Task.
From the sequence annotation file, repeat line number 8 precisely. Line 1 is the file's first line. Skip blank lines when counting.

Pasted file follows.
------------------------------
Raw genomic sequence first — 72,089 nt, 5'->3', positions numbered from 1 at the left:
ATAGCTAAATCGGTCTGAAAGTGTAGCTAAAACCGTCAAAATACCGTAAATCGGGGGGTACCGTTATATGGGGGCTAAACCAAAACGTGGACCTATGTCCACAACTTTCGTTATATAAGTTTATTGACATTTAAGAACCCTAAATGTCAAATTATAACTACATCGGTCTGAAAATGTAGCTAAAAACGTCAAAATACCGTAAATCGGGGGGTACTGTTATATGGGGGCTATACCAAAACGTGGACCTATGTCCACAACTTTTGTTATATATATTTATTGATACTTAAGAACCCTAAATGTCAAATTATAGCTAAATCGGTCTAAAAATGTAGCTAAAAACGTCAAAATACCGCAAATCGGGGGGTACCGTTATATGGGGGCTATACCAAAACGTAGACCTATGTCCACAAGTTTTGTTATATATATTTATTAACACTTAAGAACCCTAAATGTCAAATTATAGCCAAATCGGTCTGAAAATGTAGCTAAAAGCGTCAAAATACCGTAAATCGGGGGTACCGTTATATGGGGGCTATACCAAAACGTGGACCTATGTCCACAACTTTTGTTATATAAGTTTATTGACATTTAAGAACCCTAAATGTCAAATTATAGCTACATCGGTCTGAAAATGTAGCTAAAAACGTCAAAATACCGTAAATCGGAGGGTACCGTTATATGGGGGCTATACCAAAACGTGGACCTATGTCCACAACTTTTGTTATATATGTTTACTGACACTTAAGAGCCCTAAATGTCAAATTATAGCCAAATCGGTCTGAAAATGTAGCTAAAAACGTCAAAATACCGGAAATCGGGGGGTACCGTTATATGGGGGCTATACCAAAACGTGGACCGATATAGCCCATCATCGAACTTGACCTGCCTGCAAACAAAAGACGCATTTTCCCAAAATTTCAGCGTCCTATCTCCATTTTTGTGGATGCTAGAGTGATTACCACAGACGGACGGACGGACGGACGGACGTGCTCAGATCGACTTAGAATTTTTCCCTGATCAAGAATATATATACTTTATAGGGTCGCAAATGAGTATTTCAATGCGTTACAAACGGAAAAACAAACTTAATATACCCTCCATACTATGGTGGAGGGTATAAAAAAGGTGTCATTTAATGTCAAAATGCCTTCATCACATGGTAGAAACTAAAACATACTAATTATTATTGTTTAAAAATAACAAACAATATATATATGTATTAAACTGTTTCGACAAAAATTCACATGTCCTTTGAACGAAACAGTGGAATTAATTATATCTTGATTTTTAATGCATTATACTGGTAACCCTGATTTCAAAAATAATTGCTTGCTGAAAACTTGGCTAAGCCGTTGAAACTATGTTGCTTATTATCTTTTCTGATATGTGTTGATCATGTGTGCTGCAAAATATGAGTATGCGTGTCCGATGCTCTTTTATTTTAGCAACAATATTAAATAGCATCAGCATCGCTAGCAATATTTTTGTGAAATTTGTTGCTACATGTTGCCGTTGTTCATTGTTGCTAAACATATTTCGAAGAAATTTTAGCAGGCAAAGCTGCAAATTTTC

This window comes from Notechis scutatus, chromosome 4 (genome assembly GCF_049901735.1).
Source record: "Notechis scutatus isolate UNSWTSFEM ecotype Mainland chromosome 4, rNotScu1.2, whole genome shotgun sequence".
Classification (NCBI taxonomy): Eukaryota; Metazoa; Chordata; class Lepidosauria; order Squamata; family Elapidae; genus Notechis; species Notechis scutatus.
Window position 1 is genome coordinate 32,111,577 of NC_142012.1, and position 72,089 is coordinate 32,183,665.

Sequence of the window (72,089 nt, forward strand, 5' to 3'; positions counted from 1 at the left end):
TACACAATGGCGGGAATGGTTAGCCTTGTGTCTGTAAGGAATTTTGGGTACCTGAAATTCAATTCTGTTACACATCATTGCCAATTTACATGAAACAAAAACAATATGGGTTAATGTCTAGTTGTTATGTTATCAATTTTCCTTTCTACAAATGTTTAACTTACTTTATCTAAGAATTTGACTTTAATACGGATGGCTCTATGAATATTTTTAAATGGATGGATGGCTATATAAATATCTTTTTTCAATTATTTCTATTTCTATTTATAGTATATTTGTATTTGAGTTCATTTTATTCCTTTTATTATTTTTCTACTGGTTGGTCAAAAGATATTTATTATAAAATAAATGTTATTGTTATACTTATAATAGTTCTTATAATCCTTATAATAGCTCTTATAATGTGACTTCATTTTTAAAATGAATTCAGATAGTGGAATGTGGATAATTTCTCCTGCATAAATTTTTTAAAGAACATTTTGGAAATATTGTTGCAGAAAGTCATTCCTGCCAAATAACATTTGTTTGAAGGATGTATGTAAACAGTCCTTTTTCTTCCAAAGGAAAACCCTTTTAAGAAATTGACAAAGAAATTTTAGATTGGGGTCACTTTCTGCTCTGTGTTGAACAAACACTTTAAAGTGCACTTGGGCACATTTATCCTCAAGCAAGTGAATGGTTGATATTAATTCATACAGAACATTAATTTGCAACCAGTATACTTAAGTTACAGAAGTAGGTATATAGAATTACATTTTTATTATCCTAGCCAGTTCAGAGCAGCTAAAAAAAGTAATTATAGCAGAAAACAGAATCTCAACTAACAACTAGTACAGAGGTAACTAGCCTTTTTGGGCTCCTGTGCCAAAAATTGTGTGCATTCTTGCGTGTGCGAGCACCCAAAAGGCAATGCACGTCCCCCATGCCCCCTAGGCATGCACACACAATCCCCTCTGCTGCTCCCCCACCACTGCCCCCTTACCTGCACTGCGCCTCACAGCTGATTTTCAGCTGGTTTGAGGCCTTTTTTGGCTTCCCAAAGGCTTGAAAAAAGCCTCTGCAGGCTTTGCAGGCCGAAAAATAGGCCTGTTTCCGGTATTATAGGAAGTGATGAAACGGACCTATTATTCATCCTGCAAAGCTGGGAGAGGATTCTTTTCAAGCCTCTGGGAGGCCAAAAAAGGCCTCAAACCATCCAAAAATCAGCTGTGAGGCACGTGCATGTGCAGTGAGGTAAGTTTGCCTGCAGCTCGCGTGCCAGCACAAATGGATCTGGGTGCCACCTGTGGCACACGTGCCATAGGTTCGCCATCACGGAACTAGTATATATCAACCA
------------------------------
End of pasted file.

TACACAATGGCGGGAATGGTTAGCCTTGTGTCTGTAAGGAATTTTGGGTACCTGAAATTCAATTCTGTTACACATCATTGCCAATTTACATGAAACAAAAACAATATGGGTTAATGTCTAGTTGTTATGTTATCAATTTTCCTTTCTACAAATGTTTAACTTACTTTATCTAAGAATTTGACTTTAATACGGATGGCTCTATGAATATTTTTAAATGGATGGATGGCTATATAAATATCTTTTTTCAATTATTTCTATTTCTATTTATAGTATATTTGTATTTGAGTTCATTTTATTCCTTTTATTATTTTTCTACTGGTTGGTCAAAAGATATTTATTATAAAATAAATGTTATTGTTATACTTATAATAGTTCTTATAATCCTTATAATAGCTCTTATAATGTGACTTCATTTTTAAAATGAATTCAGATAGTGGAATGTGGATAATTTCTCCTGCATAAATTTTTTAAAGAACATTTTGGAAATATTGTTGCAGAAAGTCATTCCTGCCAAATAACATTTGTTTGAAGGATGTATGTAAACAGTCCTTTTTCTTCCAAAGGAAAACCCTTTTAAGAAATTGACAAAGAAATTTTAGATTGGGGTCACTTTCTGCTCTGTGTTGAACAAACACTTTAAAGTGCACTTGGGCACATTTATCCTCAAGCAAGTGAATGGTTGATATTAATTCATACAGAACATTAATTTGCAACCAGTATACTTAAGTTACAGAAGTAGGTATATAGAATTACATTTTTATTATCCTAGCCAGTTCAGAGCAGCTAAAAAAAGTAATTATAGCAGAAAACAGAATCTCAACTAACAACTAGTACAGAGGTAACTAGCCTTTTTGGGCTCCTGTGCCAAAAATTGTGTGCATTCTTGCGTGTGCGAGCACCCAAAAGGCAATGCACGTCCCCCATGCCCCCTAGGCATGCACACACAATCCCCTCTGCTGCTCCCCCACCACTGCCCCCTTACCTGCACTGCGCCTCACAGCTGATTTTCAGCTGGTTTGAGGCCTTTTTTGGCTTCCCAAAGGCTTGAAAAAAGCCTCTGCAGGCTTTGCAGGCCGAAAAATAGGCCTGTTTCCGGTATTATAGGAAGTGATGAAACGGACCTATTATTCATCCTGCAAAGCTGGGAGAGGATTCTTTTCAAGCCTCTGGGAGGCCAAAAAAGGCCTCAAACCATCCAAAAATCAGCTGTGAGGCACGTGCATGTGCAGTGAGGTAAGTTTGCCTGCAGCTCGCGTGCCAGCACAAATGGATCTGGGTGCCACCTGTGGCACACGTGCCATAGGTTCGCCATCACGGAACTAGTATATATCAACCA